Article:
Osmanthus Interdite was released in 2007 . Parfum d’Empire, as the name suggests, creates perfumes dedicated to great empires. Osmanthus Interdite is meant to represent China. (Ambre Russe stands for Tsarist Russia.)
Notes include chinese tea, citrus, osmanthus, rose, jasmine, musk and leather. The perfume was created by Marc-Antoine Corticchiato, Parfum d’Empire’s founder.
Osmanthus is a small, white flower native to Asia that has an interesting and distinctive smell of apricots. I really like this note in perfume. Be it the combination with tea in Hermessence Osmanthus Yunnan, with sparkly and spicy pepper and citrus in Ormonde Jayne Osmanthus or the sweet, almost jammy facet of osmanthus in Serge Lutens Jeux de Peau.
In Osmanthus Interdite I have found a happy, sweet, very fruity and simply delicious version of osmanthus. It is perfectly lovely.
Opening with a refreshing combination of citrus, green tea and osmanthus, the perfume is relatively linear, showcasing the apricot-sweetness of this astounding flower. The heart is bolstered by rose and jasmine that mostly serve to round out the star of the show, rather than having their own moment in the limelight. The drydown is softly musky, with a hint of leather, bringing to mind another Lutens fragrance, namely Daim Blond, although here it is a much, much softer and more muted leather-apricot combo.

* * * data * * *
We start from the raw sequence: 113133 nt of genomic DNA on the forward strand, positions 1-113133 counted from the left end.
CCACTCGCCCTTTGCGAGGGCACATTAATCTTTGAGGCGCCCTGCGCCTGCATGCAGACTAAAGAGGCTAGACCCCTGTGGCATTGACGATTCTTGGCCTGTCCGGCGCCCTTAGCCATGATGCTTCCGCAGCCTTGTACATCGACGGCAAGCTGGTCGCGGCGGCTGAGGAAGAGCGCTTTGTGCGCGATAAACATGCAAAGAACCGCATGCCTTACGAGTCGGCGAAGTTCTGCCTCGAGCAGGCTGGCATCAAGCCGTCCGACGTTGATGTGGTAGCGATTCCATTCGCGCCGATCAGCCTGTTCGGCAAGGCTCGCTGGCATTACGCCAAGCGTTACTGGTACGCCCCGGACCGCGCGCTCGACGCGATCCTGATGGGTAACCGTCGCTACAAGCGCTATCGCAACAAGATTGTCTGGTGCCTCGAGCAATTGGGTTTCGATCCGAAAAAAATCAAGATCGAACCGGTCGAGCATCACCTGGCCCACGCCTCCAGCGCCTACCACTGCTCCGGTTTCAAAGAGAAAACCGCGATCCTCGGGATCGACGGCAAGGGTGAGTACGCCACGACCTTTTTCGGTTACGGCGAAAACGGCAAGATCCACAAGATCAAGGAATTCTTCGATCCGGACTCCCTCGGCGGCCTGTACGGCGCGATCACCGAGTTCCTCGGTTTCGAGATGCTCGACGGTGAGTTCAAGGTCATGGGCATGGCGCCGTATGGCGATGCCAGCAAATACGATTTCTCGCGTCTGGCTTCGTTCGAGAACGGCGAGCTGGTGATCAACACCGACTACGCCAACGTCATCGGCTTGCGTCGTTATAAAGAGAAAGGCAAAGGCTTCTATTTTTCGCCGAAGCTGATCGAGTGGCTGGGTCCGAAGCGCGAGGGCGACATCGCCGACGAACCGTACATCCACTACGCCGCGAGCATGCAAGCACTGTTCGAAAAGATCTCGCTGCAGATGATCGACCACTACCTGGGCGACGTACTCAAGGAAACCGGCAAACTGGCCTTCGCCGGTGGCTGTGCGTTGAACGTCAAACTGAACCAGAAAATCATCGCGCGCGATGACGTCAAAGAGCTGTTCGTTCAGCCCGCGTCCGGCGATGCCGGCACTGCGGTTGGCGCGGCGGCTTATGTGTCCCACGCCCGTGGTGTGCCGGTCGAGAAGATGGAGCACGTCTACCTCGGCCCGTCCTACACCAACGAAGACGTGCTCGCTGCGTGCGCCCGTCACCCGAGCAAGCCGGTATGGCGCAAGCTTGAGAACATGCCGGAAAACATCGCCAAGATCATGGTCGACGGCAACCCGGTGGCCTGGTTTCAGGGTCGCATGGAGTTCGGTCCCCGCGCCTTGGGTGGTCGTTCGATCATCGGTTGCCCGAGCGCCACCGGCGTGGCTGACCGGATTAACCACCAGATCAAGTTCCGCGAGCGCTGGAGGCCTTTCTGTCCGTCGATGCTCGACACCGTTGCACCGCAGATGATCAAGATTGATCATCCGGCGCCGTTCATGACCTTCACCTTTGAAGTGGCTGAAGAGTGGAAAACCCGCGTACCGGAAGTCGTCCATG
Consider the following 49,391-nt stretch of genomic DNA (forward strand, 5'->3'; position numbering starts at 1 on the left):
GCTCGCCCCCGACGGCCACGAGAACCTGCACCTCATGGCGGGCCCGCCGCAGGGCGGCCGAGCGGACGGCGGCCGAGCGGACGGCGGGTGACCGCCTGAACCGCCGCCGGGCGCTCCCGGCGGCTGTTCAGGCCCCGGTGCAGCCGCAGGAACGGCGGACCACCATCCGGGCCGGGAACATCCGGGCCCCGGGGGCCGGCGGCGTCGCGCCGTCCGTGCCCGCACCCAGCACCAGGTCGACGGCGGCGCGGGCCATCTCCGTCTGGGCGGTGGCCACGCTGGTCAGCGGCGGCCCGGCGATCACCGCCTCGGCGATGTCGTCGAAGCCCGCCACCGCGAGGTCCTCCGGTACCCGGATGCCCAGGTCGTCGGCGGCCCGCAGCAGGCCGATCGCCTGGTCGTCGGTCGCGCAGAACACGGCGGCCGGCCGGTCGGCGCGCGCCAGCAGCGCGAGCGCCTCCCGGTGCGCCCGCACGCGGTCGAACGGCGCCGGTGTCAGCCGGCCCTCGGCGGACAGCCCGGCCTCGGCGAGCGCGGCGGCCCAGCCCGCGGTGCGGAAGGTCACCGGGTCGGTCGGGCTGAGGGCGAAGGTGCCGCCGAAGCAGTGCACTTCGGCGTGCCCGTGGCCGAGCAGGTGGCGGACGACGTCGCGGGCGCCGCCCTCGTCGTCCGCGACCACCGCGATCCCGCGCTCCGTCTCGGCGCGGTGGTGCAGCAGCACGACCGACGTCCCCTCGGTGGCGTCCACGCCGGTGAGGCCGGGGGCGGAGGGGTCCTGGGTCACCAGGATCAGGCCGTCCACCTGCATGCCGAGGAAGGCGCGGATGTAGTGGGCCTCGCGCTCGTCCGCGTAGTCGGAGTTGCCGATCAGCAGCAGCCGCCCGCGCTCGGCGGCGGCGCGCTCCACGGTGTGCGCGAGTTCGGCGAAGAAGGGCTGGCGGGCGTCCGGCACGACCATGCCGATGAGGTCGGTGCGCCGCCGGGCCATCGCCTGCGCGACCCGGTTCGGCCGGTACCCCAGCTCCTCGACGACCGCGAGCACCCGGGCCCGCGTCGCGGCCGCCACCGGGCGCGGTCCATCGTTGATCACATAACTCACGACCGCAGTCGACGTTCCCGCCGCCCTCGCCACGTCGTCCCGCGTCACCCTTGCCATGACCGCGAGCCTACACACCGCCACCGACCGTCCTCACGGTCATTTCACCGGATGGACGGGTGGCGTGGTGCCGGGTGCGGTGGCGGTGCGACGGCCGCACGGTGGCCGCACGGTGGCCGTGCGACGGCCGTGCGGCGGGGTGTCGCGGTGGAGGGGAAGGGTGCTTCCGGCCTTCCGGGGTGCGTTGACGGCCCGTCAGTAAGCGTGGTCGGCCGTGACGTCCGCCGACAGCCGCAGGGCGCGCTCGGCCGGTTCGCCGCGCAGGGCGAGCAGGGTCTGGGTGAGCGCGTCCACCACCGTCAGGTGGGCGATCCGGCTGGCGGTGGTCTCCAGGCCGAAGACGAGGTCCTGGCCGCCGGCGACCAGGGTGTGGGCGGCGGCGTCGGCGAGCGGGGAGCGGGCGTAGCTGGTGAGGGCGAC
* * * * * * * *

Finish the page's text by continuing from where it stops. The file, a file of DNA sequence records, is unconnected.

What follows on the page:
Osmanthus Interdite is a great spring/summer scent, it is happy, carefree, but not without substance. It has a very good lasting power and the sillage is there, but not overpoweringly so. All in all, I am very happy with this perfume. It is my second winner from the line, so I will make sure to explore it further.
How does Osmanthus Interdite compare to the other osmanthus perfumes I have tried? It is softer and more feminine than the Hermessence and the tea note is less pronounced. It is fruitier than Ormonde Jayne’s version, whose opening is a lot harsher too.
You can take a deep breath and think. “At least I smell great!”